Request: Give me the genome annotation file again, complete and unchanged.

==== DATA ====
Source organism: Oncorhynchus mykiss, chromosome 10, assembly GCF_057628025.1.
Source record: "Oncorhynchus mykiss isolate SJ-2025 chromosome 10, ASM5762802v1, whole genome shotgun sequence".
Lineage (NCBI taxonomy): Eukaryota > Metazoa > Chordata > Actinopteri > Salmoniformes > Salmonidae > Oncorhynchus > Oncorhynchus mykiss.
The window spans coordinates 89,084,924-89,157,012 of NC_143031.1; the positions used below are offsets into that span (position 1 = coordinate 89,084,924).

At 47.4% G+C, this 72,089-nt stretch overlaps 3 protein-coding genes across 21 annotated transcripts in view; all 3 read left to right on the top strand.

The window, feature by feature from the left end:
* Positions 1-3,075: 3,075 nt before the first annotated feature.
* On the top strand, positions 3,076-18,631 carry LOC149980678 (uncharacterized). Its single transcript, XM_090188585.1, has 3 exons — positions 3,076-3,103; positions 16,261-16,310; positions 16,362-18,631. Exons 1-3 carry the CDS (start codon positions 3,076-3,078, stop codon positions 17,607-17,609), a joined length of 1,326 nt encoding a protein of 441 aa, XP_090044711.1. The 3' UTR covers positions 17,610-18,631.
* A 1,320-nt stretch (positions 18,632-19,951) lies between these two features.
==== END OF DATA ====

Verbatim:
Source organism: Oncorhynchus mykiss, chromosome 10, assembly GCF_057628025.1.
Source record: "Oncorhynchus mykiss isolate SJ-2025 chromosome 10, ASM5762802v1, whole genome shotgun sequence".
Lineage (NCBI taxonomy): Eukaryota > Metazoa > Chordata > Actinopteri > Salmoniformes > Salmonidae > Oncorhynchus > Oncorhynchus mykiss.
The window spans coordinates 89,084,924-89,157,012 of NC_143031.1; the positions used below are offsets into that span (position 1 = coordinate 89,084,924).

At 47.4% G+C, this 72,089-nt stretch overlaps 3 protein-coding genes across 21 annotated transcripts in view; all 3 read left to right on the top strand.

The window, feature by feature from the left end:
* Positions 1-3,075: 3,075 nt before the first annotated feature.
* On the top strand, positions 3,076-18,631 carry LOC149980678 (uncharacterized). Its single transcript, XM_090188585.1, has 3 exons — positions 3,076-3,103; positions 16,261-16,310; positions 16,362-18,631. Exons 1-3 carry the CDS (start codon positions 3,076-3,078, stop codon positions 17,607-17,609), a joined length of 1,326 nt encoding a protein of 441 aa, XP_090044711.1. The 3' UTR covers positions 17,610-18,631.
* A 1,320-nt stretch (positions 18,632-19,951) lies between these two features.